More Than Minutes: Building a Better School Day
In a union vote Wednesday, Boston teachers approved the school district’s plan to add 40 minutes to the K-8 instructional day at more than 50 campuses, a move experts say could help improve the quality of classroom instruction, boost student learning, and yield long-term benefits to the wider community.
But the plan, which goes next to the Boston school board for approval, isn’t without controversy. Earlier in the week the Boston Globe published its own review of a district pilot program that expanded learning time at about 40 campuses, finding mixed results. From the Globe’s story:
For many schools, a longer day has failed to dramatically boost academic achievement or did so only temporarily. The uneven results prompted school district officials to scrap the extra minutes at some schools and the state to pull funding or pursue receiverships at others.
But other schools have successfully used an extended day to boost MCAS scores or expand offerings in the arts and other electives.
“I think there are lessons to be learned,” said John McDonough, interim superintendent. “We know time matters, but it only matters if it is used well.”
The idea that the typical American school day is too short is far from a new idea in education circles although it is certainly gaining popularity, backed by recent studies that have found improvements in student learning when there’s more time in school. However, there is ongoing tension over whether American schools need longer days – or to simply be more productive with the time already allocated. As in many education debates, the answer is probably in the grey area between those two extremes.
American students spend an average of about six and a half hours at school each day over a 180-day calendar. In Boston, for example, the typical school day is six hours for elementary students, with middle schoolers getting an extra 10 minutes above that. The city’s high schoolers average a 6.5-hour day.
At schools across the country that have implemented expanded learning time, the typical day is 7.8 hours, and 40 percent of those campuses have students for more than eight hours daily, according to the National Center on Time and Learning, a nonprofit clearinghouse and advocacy organization. What hasn’t increased significantly is the length of the school calendar, which hovers around 180 days. (And that’s why summer learning loss is a whole other problem.)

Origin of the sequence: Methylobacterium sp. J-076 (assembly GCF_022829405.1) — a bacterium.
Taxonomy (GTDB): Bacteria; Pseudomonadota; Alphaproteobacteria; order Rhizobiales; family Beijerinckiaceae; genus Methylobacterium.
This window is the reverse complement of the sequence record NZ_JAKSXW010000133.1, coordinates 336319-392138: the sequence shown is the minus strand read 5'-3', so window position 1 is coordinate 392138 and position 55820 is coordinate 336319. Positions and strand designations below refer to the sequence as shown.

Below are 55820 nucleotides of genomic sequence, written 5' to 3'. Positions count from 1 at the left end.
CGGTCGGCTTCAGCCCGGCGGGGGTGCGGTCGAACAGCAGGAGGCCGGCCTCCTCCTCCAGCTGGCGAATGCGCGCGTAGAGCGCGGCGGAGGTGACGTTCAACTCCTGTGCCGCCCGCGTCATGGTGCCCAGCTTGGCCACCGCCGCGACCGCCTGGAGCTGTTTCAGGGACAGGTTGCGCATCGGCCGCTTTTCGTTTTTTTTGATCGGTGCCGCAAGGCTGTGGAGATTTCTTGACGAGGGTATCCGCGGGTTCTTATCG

Lesson from the states
The argument that schools need to focus on the quality, and not just the quantity, of learning time is a logical one. It’s also one of the underlying messages of a new report from the Center on Education Policy, a Washington, D.C.-based think tank. Researchers interviewed dozens of education officials in Connecticut, Colorado, Oregon, and Virginia, focusing on 17 low-performing schools spread out over 11 districts.
Most of the campuses were receiving extra funding as part of the federal School Improvement Grant (SIG) program, earmarked for each state’s lowest-achieving campuses. Additionally, the schools were located in states that had received federal waivers from some provisions of No Child Left Behind, the current version of the Elementary and Secondary Education Act (ESEA). Both the SIG program and the waivers required schools to implement some form of expanded learning time, which varied from adding instructional minutes for students to giving teachers more time for professional development and lesson planning.
CEP researchers found that student test scores had generally improved and graduation rates had gone up at the profiled schools. However, while the educators interviewed praised the value of expanded learning time, they were also careful not to attach too much credit to it for the gains, according to the CEP.